That said, it is clearly an idea that has occurred to more than a few entities. In Germany, however, land of (at least) 40,000 patients, this model has yet to take off. What does this say about a British market where reform has just come, and only four patients? Even as early as spring 2017, when the German government changed the law mandating insurance coverage, there were 800 German patients in the system.
Why The UK Is Likely To Be Different
Cannabis patients may actually be some of the best situated patients to ride out the Brexit crisis that will hit all drugs. Why? From the start, the strange classification of the drug is requiring bespoke solutions for niche patients. While it may not be fair, this in turn will at least start to create a core group of medical users.
Creating at least that first critical mass is also unbelievably important for greater access and reform, if not speeding it on its way. And the backers of the new clinics are well aware that impetus on this front will not come from the much-beleaguered NHS but rather private initiatives like the ones now being launched in the UK.
Disclaimer: ECH is a sponsor of the MedPayRx go to market pilot trial.
On December 28, 2018, Canopy made the unsurprising announcement that it would begin exporting medical cannabis to the UK. The move comes shortly after the formation of Beckley Canopy, the research effort founded in partnership with the Beckley Foundation and Amanda Fielding, the woman who has continued to pioneer the field of cannabinoid research, and the announcement that Canopy will jumpstart medical trials here.
The two events are also connected, as the company will most likely start its export direct to the trials now planned and in general for research purposes as well as pharmacies, based on doctor’s orders.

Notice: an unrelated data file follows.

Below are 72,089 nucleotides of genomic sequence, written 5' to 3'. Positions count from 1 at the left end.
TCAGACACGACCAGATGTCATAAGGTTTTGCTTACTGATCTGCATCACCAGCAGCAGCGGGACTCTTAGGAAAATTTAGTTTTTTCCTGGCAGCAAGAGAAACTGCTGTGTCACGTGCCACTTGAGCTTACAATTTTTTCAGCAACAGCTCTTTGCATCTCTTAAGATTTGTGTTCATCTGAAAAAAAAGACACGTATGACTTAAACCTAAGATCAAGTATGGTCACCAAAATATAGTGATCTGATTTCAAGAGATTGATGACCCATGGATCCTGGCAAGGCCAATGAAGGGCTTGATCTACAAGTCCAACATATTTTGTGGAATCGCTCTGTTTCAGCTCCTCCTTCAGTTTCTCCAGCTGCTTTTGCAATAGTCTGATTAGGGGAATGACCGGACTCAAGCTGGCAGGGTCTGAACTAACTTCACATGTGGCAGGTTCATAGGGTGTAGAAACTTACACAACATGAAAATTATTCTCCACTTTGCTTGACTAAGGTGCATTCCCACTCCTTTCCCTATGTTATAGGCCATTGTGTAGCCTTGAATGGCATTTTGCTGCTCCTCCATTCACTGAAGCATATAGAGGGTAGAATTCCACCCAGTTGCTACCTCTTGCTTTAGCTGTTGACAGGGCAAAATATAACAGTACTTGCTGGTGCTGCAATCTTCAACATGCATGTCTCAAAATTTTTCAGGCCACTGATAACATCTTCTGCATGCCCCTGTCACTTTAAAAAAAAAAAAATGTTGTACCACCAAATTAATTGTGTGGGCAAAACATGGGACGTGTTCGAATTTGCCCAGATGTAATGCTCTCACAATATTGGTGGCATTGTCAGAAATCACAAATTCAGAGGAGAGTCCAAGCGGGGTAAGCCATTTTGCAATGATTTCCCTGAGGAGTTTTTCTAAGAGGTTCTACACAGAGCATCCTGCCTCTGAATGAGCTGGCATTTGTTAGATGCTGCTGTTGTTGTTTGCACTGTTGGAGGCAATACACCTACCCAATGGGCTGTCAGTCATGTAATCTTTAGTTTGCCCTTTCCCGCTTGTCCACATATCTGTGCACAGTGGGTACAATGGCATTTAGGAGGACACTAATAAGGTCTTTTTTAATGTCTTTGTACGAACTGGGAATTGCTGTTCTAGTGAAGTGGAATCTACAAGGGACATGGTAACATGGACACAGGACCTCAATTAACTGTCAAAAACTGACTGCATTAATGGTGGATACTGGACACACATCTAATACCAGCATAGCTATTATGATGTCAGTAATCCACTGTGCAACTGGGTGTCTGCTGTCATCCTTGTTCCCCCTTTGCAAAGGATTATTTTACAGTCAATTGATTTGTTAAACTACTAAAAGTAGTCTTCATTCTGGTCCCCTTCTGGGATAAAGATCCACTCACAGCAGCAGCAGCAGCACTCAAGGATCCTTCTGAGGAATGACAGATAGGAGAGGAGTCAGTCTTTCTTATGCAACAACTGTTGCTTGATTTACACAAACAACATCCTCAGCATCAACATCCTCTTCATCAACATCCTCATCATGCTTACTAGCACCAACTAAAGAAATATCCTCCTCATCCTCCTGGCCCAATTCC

Impact On The UK Market
Canopy of course, is now in a race with several other Canadian firms to establish market presence both on the trial and patient front. Tilray, Namaste and Wayland Group have all lined up to enter the market, if not having secured first patient orders. That said, entry will be slow for all, namely because of import regulations that may well still go off the cliff because of Brexit.
Intriguingly, however, the Canadians are not the only ones now in the ring. And the “Irish Question” is becoming even more of a potential source of cannabis. That became obvious in the aftermath of an announcement for additional funding and a 25% equity stake in Dublin-based Greenlight Medicines by SOL Global, a Canadian-listed company. Greenlight has already established an extensive network of not only researchers but has a reach at this point to over 1,000 pharmacies across the UK and Ireland.
Bottom line? Look for discussions on access to be fundamentally caught up in the impending, larger political discussions that are still deadlocked, with no certainty in site.And while so far at least, Scotland has remained quiet on the discussion, along with Wales and Cornwall, these are also places domestically in the UK where there could be new cultivation operations coming shortly.